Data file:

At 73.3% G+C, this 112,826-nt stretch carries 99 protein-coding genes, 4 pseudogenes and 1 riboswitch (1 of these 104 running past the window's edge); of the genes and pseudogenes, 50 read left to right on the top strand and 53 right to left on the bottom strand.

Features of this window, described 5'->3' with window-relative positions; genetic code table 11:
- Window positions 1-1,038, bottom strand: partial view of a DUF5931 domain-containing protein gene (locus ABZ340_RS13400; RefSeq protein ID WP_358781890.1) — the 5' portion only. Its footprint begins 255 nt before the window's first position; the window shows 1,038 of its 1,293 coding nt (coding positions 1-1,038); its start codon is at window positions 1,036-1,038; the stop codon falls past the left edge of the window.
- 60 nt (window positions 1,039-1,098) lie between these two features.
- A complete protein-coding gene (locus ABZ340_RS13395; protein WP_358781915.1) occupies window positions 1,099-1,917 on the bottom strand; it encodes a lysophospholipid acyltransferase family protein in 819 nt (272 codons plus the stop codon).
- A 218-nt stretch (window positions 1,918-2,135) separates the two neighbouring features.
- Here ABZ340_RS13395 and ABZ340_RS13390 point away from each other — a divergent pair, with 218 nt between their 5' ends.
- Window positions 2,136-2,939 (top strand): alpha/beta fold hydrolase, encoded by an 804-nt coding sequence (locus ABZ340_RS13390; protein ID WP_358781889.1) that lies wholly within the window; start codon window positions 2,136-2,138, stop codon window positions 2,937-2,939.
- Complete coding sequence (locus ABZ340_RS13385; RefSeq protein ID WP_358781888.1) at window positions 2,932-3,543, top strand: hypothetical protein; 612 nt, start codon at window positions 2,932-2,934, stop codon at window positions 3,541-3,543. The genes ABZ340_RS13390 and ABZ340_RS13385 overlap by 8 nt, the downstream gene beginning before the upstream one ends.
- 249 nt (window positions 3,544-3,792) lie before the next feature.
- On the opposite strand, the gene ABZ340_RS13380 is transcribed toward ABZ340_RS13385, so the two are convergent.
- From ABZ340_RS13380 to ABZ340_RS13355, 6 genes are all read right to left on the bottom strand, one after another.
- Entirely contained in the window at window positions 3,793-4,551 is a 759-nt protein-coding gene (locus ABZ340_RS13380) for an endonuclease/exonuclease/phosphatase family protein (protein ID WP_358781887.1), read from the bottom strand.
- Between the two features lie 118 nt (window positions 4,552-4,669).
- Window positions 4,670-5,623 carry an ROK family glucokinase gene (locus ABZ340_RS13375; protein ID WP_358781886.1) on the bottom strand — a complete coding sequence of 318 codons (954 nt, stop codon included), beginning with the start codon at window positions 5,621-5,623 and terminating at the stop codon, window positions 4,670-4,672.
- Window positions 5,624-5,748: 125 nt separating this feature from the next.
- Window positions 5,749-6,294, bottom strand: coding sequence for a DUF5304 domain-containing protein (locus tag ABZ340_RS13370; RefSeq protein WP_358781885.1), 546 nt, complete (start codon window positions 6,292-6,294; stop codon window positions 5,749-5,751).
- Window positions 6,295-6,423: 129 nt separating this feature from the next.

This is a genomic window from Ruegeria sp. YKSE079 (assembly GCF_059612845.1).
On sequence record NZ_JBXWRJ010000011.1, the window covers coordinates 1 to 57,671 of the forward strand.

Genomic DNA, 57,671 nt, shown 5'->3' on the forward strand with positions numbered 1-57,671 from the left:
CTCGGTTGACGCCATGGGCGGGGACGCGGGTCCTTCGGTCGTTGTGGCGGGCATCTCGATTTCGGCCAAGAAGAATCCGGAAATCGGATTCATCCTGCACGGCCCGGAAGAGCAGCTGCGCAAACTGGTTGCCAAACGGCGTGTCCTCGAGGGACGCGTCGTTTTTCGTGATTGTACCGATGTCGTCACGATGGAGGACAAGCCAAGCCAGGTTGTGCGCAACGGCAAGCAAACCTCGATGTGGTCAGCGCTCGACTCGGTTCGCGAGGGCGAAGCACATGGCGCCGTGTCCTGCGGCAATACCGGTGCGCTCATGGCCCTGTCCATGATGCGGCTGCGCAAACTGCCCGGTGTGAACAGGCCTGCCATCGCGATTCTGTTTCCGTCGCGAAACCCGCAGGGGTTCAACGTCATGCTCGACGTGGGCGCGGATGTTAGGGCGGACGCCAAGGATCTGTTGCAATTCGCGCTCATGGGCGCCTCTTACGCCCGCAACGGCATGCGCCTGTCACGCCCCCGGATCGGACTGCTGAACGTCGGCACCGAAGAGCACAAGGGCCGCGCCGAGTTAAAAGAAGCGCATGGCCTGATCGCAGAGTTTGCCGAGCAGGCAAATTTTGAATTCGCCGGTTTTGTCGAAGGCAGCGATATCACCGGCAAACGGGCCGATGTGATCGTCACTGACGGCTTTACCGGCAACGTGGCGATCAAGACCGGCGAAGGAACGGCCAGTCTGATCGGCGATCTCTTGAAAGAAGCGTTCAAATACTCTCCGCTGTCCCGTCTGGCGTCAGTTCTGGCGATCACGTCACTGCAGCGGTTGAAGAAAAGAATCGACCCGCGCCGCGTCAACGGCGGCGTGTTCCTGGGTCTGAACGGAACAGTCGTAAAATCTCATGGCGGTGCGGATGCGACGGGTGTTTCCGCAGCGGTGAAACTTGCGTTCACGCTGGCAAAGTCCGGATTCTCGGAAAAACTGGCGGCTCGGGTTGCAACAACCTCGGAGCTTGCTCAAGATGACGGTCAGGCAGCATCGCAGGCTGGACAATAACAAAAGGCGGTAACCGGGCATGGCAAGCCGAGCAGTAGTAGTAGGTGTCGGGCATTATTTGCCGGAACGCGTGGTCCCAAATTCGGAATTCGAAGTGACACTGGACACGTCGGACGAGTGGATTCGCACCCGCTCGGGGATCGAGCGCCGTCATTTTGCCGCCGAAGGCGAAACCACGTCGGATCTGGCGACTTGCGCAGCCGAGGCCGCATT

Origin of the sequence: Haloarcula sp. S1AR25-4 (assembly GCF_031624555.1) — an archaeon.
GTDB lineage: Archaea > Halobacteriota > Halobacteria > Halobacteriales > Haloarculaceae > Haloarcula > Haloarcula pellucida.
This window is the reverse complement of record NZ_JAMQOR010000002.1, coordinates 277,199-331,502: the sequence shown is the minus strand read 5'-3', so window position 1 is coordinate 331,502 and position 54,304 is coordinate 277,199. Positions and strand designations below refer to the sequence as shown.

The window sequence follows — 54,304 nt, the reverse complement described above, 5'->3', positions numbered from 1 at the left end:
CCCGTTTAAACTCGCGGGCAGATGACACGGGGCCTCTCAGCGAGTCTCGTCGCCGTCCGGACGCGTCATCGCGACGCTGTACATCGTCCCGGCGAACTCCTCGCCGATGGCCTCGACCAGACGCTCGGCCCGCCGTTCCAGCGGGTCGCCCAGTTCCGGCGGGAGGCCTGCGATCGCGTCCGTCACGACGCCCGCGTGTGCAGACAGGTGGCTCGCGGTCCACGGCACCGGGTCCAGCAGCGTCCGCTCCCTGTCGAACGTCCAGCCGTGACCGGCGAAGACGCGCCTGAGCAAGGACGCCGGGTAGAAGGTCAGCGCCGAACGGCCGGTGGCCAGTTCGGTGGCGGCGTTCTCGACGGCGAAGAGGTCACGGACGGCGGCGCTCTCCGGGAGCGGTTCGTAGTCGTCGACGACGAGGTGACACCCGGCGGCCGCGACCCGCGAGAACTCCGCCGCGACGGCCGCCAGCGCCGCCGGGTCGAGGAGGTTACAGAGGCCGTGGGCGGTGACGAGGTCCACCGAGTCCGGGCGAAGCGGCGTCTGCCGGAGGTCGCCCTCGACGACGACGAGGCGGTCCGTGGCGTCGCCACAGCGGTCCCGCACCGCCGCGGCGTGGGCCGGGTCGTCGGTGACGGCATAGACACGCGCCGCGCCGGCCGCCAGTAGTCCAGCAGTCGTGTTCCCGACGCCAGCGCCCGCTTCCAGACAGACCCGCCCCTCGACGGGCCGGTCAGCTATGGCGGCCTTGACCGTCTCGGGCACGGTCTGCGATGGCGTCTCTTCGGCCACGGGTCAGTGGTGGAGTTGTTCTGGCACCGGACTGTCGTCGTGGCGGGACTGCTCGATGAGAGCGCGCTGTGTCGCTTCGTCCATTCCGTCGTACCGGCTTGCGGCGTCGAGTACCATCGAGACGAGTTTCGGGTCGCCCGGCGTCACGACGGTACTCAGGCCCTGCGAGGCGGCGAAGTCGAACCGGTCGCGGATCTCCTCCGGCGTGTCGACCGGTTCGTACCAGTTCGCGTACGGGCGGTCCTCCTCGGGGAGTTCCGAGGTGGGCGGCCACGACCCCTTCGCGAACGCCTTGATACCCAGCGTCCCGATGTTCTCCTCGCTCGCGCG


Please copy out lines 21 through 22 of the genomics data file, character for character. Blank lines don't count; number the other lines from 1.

Genomic DNA, 57,671 nt, shown 5'->3' on the forward strand with positions numbered 1-57,671 from the left:
CTCGGTTGACGCCATGGGCGGGGACGCGGGTCCTTCGGTCGTTGTGGCGGGCATCTCGATTTCGGCCAAGAAGAATCCGGAAATCGGATTCATCCTGCACGGCCCGGAAGAGCAGCTGCGCAAACTGGTTGCCAAACGGCGTGTCCTCGAGGGACGCGTCGTTTTTCGTGATTGTACCGATGTCGTCACGATGGAGGACAAGCCAAGCCAGGTTGTGCGCAACGGCAAGCAAACCTCGATGTGGTCAGCGCTCGACTCGGTTCGCGAGGGCGAAGCACATGGCGCCGTGTCCTGCGGCAATACCGGTGCGCTCATGGCCCTGTCCATGATGCGGCTGCGCAAACTGCCCGGTGTGAACAGGCCTGCCATCGCGATTCTGTTTCCGTCGCGAAACCCGCAGGGGTTCAACGTCATGCTCGACGTGGGCGCGGATGTTAGGGCGGACGCCAAGGATCTGTTGCAATTCGCGCTCATGGGCGCCTCTTACGCCCGCAACGGCATGCGCCTGTCACGCCCCCGGATCGGACTGCTGAACGTCGGCACCGAAGAGCACAAGGGCCGCGCCGAGTTAAAAGAAGCGCATGGCCTGATCGCAGAGTTTGCCGAGCAGGCAAATTTTGAATTCGCCGGTTTTGTCGAAGGCAGCGATATCACCGGCAAACGGGCCGATGTGATCGTCACTGACGGCTTTACCGGCAACGTGGCGATCAAGACCGGCGAAGGAACGGCCAGTCTGATCGGCGATCTCTTGAAAGAAGCGTTCAAATACTCTCCGCTGTCCCGTCTGGCGTCAGTTCTGGCGATCACGTCACTGCAGCGGTTGAAGAAAAGAATCGACCCGCGCCGCGTCAACGGCGGCGTGTTCCTGGGTCTGAACGGAACAGTCGTAAAATCTCATGGCGGTGCGGATGCGACGGGTGTTTCCGCAGCGGTGAAACTTGCGTTCACGCTGGCAAAGTCCGGATTCTCGGAAAAACTGGCGGCTCGGGTTGCAACAACCTCGGAGCTTGCTCAAGATGACGGTCAGGCAGCATCGCAGGCTGGACAATAACAAAAGGCGGTAACCGGGCATGGCAAGCCGAGCAGTAGTAGTAGGTGTCGGGCATTATTTGCCGGAACGCGTGGTCCCAAATTCGGAATTCGAAGTGACACTGGACACGTCGGACGAGTGGATTCGCACCCGCTCGGGGATCGAGCGCCGTCATTTTGCCGCCGAAGGCGAAACCACGTCGGATCTGGCGACTTGCGCAGCCGAGGCCGCATT